Storm chasers brave danger and debris as they try to capture photos of tornadoes' destructive power. Slideshow
Iran top judge rejects "political" hanging pressure
TEHRAN (Reuters) - Iran's top judge said on Monday he would not succumb to political pressure from hardliners to carry out more executions against anti-government protesters, saying any such decision would be based on the law.
Iran hanged two people last week in connection with unrest that erupted after last year's disputed June presidential vote. The hangings were condemned by human rights groups and the West, which Iran accuses of backing the opposition.
"These demands (by hardliners) are political in nature and are against the law and Sharia," Sadeq Larijani was quoted as saying on the judiciary's official website Dadsara.
Some hardliners, including an influential cleric, have urged the judiciary to execute more opposition supporters to end the demonstrations which continued on-and-off despite a government crackdown and a wave of arrests.
Larijani, however, did not rule out further executions of those who "harm the Islamic establishment."
"In reviewing detainees' cases, we will only consider the law and Islamic Sharia law (which Iran implements since its 1979 Islamic revolution)," he said.
The two were accused of being part of an anti-revolutionary group that had planned to plant bombs and assassinate officials to create tension in Iran on election day and afterwards. Death sentences against nine others are at the appeal stage.
Opposition leaders Mirhossein Mousavi and Mehdi Karoubi, who also contested the vote, condemned the hangings, calling on their supporters to attend a rally on February 11, when the country marks the 31st anniversary of Iran's Islamic revolution.
President Ahmadinejad said Iranians would "disappoint the enemies completely on the anniversary day," state television reported on Monday.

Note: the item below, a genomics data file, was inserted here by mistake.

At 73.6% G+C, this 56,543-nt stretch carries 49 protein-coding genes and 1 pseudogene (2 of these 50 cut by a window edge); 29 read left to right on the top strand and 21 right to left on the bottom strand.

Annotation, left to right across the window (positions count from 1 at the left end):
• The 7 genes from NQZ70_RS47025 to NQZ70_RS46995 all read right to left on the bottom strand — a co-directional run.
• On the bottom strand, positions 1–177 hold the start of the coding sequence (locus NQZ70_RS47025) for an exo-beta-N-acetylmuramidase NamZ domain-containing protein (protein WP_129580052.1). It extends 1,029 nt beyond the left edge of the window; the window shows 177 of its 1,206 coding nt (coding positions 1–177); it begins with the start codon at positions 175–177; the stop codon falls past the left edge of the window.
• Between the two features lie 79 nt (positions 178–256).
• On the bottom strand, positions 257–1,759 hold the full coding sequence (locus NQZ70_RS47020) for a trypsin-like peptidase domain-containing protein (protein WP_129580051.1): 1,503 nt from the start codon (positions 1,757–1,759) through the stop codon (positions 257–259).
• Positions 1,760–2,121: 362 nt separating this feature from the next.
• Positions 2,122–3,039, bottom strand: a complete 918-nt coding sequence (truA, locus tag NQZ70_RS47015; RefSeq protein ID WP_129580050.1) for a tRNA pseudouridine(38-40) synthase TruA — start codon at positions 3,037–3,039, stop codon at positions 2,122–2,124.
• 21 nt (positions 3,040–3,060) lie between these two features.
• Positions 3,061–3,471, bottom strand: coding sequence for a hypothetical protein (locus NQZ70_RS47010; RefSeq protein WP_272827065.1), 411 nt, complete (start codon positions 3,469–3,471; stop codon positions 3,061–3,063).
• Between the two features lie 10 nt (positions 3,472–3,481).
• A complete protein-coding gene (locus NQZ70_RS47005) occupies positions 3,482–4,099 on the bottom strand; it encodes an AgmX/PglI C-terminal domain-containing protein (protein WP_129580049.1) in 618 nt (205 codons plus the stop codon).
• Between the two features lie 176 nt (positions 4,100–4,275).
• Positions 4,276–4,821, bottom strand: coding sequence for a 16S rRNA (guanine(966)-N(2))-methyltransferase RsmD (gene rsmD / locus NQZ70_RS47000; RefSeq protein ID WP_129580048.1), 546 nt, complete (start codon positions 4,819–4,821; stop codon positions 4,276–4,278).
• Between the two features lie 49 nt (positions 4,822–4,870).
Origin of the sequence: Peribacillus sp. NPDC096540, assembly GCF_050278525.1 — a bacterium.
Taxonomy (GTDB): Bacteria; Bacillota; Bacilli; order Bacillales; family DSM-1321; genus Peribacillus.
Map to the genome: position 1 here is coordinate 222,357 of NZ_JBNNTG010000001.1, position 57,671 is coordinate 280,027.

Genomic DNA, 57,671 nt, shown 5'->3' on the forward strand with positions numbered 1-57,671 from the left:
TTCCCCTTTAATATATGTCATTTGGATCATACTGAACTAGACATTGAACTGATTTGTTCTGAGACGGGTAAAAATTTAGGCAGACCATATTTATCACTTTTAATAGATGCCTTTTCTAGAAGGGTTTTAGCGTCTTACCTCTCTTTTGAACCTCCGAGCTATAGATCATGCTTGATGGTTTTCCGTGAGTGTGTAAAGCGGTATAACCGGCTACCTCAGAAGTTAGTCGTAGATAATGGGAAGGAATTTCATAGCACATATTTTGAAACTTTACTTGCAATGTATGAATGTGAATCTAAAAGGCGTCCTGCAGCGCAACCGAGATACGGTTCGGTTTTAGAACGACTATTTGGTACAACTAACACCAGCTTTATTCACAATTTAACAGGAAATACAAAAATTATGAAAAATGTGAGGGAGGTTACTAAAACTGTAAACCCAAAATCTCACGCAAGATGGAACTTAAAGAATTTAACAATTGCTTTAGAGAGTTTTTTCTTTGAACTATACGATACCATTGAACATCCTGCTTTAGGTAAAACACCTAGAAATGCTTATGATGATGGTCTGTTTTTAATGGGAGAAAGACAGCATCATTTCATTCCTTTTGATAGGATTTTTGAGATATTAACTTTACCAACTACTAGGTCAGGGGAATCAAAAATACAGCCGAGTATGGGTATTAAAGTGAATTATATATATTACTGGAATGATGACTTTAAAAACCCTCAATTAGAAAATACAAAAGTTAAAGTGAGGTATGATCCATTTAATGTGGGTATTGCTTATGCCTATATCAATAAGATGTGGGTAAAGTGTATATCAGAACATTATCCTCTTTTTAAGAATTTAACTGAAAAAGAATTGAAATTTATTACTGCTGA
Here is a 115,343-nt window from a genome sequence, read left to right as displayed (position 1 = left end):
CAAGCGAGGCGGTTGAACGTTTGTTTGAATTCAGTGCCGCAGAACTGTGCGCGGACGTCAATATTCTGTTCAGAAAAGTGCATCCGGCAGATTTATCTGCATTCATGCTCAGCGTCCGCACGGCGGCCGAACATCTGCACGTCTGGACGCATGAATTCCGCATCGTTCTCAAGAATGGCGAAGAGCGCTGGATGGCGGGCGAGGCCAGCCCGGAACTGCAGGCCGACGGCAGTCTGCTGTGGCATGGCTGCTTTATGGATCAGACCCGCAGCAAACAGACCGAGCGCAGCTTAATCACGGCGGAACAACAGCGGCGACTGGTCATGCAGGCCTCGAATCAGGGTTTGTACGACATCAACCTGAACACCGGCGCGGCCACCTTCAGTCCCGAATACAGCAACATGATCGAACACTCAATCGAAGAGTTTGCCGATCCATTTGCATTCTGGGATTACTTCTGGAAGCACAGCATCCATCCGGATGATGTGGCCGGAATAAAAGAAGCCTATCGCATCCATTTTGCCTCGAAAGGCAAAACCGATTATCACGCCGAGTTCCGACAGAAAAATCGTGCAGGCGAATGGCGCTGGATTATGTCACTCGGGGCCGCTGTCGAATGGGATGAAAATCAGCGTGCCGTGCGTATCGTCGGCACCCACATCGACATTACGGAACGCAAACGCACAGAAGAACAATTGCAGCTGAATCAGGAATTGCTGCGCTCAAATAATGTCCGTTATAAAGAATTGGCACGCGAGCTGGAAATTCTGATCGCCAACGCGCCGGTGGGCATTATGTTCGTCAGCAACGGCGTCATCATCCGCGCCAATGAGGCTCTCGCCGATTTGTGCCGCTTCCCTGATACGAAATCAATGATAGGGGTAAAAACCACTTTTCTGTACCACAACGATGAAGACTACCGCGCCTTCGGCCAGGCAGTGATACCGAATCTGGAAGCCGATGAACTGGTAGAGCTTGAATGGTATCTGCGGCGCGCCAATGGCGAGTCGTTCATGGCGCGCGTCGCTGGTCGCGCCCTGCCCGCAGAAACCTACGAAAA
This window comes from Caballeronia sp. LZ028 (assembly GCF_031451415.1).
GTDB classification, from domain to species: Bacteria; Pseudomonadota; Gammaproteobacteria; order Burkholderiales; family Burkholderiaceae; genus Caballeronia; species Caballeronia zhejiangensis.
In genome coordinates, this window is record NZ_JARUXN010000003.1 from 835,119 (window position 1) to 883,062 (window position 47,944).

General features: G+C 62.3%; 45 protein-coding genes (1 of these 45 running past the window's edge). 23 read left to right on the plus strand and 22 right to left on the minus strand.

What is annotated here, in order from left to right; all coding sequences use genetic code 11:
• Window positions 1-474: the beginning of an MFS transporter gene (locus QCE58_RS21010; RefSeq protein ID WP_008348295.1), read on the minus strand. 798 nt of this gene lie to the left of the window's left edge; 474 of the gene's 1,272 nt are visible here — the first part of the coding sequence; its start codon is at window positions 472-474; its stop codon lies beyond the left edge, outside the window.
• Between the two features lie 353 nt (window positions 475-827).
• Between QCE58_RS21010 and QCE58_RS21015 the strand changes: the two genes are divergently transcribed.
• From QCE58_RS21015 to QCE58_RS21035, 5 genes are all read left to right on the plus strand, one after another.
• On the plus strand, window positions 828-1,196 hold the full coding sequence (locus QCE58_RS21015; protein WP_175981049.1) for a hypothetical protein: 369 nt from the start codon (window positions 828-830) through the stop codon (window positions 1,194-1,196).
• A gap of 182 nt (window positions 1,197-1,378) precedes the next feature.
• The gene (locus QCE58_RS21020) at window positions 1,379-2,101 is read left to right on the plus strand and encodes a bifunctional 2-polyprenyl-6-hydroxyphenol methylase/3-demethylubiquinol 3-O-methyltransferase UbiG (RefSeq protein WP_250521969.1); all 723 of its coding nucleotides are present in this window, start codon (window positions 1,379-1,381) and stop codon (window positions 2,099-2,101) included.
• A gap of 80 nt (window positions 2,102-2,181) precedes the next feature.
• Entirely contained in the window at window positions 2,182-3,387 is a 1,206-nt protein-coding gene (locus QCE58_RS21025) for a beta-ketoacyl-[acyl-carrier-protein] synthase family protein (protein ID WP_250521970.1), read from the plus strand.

Hardliners have warned that they will not tolerate any more anti-government protests after the bloody demonstrations during the Shi'ite ritual of Ashura on December 27, when eight protesters were killed and officials said over 1,000 were arrested.
In a statement on Monday, Iranian Nobel peace prize winner Shirin Ebadi condemned the growth of violence in the country and urged protestors and authorities to adopt peaceful ways.
"We are a peaceful nation which should now pursue its dissatisfactions, criticisms, opposition and protests by peaceful means and completely avoid violence," Ebadi said in a statement, according to the opposition Jaras website.
"We are against the continuation of violence in society... and we strongly want a stop to violence," the statement added.
The trial of 16 people arrested on Ashura day began on Saturday. Iran's interior minister warned opposition activists on January 5 they risked execution as "enemies of God" if they continued demonstrations.
Despite threats, the opposition has shown no sign of backing down seven months after the vote, which it says was rigged to secure Mahmoud Ahmadinejad's re-election. Authorities deny that.
Opposition websites have urged people to stage fresh anti-government rallies on February 11, when confrontations are expected to intensify.
Larijani, echoing hardliners, also warned the opposition against committing national security offences.
"The judiciary will not compromise with those who are 'mohareb' (enemies of God), trying to harm our national security. We will strongly confront them," the chief justice said.
(Editing by Paul Taylor)
- Tweet this
- Share this
- Digg this